Six astronauts/scientists on the International Space Station study samples that have just been successfully collected on Mars. They hope to find out more about the conditions on Mars, but what they find instead is actually life: a single cell organism that’s either dead or dormant – but it’s there. They can barely contain their excitement, especially when their attempts to revive the organism are actually successful. But they have never encountered a live form like this – and it quickly turns out that it’s more than they bargained for.
Life is a decent, albeit derivative film that works pretty well – at least if you don’t keep comparing it with the Alien franchise it is a little sibling of.
Art gallery owner Susan Morrow (Amy Adams) receives a package in the mail. It contains the draft of her ex-husband Edward Sheffield’s (Jake Gyllenhaal) new novel and the information that he is in town and would like to meet her. Susan hasn’t spoken to him in almost 20 years and she is surprised by the novel and the meeting, but she starts to read the novel that was apparently inspired by her. It tells the story of Tony Hastings (Jake Gyllenhaal) who goes on a roadtrip with his wife Laura (Isla Fisher) and daughter India (Ellie Bamber) – a roadtrip that turns violent when they get into trouble with another car and its passengers.
Nocturnal Animals is a highly polished film that tells a story that goes under the skin. It’s definitely not a film that lets go of you easily, even if not everything about it works without a hitch.
Davis (Jake Gyllenhaal) thought his life was pretty good, but after his wife Julia (Heather Lind) dies in a car accident, he finds that things weren’t all what they cracked up to be: he didn’t really know Julia, and he simply overlooked all the things that weren’t right. In his grief, he writes a letter of complaint to a company filling vending machines, detailing not only that his candy got stuck in the machine, but his entire situation. The customer service rep Karen (Naomi Watts) who reads his letter finds herself intrigued and together with her son Chris (Judah Lewis), they starts playing no small part in Davis’ attempt to first destroy, then rebuild his life.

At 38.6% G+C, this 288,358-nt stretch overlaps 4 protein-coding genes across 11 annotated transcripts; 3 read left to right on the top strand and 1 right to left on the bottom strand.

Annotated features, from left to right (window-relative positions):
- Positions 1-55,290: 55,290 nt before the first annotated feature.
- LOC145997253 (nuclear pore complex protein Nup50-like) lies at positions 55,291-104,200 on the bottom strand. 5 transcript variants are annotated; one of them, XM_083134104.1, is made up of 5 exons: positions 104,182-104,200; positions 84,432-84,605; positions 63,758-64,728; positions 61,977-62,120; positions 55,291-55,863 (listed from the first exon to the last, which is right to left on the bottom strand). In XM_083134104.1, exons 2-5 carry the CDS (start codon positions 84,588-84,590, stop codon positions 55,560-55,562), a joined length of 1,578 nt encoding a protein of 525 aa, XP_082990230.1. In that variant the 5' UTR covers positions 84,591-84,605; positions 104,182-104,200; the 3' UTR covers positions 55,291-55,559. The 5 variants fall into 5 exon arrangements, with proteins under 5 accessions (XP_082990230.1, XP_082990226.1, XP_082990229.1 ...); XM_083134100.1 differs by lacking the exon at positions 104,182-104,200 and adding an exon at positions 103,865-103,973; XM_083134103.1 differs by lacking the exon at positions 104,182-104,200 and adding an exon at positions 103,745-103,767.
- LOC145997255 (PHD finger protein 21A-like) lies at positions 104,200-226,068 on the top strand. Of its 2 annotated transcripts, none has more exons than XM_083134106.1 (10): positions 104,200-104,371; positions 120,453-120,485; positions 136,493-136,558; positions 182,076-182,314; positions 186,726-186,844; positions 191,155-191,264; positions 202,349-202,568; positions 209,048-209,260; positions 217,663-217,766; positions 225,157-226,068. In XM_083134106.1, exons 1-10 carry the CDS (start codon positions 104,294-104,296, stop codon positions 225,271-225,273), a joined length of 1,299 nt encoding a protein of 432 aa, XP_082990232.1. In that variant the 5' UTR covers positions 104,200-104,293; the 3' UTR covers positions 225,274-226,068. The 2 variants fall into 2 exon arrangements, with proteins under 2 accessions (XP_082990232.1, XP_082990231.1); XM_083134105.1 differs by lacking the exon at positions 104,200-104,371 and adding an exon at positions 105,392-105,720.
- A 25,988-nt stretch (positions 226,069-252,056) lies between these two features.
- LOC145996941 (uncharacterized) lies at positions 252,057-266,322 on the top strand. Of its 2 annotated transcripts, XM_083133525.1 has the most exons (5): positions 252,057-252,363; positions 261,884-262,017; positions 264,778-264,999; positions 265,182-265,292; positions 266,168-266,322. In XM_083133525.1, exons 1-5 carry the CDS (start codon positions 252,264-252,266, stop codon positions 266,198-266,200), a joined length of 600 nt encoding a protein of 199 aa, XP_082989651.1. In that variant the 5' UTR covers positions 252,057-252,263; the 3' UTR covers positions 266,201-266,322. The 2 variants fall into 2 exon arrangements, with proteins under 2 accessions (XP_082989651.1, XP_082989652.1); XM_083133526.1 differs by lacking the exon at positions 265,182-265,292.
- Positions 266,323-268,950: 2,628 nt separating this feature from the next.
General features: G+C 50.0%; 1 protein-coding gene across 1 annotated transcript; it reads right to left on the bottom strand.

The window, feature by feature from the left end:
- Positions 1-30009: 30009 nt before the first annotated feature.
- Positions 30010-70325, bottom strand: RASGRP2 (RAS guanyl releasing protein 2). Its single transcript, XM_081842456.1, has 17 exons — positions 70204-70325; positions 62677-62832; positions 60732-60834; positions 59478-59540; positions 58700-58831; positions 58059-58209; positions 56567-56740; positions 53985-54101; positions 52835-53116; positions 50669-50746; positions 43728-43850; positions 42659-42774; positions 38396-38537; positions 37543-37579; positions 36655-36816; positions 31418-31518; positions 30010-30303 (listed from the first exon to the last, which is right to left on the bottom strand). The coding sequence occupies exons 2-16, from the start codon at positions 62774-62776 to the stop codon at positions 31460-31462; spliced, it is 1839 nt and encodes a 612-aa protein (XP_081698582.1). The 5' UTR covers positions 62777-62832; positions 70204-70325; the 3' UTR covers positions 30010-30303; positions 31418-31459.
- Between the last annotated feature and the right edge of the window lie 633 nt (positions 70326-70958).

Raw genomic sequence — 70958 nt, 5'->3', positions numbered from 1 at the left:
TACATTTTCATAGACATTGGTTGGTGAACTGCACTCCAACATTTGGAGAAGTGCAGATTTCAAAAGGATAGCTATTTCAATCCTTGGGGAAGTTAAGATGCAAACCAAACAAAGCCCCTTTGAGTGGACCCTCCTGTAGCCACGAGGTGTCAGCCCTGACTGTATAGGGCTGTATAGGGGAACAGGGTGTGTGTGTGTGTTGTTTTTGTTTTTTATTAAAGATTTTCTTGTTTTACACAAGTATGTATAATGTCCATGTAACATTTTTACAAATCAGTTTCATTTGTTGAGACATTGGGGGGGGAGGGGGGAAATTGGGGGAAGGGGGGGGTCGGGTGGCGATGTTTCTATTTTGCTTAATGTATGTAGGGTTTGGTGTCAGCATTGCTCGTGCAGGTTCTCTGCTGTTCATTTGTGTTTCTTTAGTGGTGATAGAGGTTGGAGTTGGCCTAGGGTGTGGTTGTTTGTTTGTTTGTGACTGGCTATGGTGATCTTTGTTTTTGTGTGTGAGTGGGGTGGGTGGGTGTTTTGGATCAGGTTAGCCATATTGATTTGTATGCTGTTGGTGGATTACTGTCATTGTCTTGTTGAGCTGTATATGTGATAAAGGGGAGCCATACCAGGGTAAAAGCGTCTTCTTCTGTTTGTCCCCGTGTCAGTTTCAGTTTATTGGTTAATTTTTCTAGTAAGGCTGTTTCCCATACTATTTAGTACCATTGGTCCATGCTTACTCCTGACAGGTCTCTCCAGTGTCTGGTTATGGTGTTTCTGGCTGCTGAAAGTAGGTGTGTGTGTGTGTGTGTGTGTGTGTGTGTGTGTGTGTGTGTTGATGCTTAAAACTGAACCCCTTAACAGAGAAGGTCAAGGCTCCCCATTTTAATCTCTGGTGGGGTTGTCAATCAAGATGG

When I saw the trailer for Demolition for the first time, I was very much reminded of this tweet (that I can’t find anymore) where somebody wrote something along the lines of “look, it’s my favorite genre: woman dies so man can learn something about himself.” It seemed the perfect description for this film. I decided to see it despite of this, mostly because Jake Gyllenhaal can do pretty much anything. Unfortunately there really isn’t much more to this film than what you can see in the trailer.
Plot: Rob Hall (Jason Clarke) thought he found his niche when he established guided tours up Mount Everest for more or less amateur climbers, but since he started, many others have followed his lead and now base camp is full with groups – one of them led by Scott Fischer (Jake Gyllenhaal). Rob, too, brings yet another group to climb the top, among them journalist Jon Krakauer (Michael Kelly), postman Doug Hansen (John Hawkes), enthusiastic climber Beck Weathers (Josh Brolin) and Yasuko Namba (Naoko Mori) who wants to complete her collection of over 8000m peaks she’s climbed. But the group encounters more than one problem.
I’m not a mountain person. I don’t even understand skiing as a pastime, something people do voluntarily (and I’m fucking Austrian). So the concept of climbing Mount Everest is utterly alien to me. I understand it even less after having seen this film.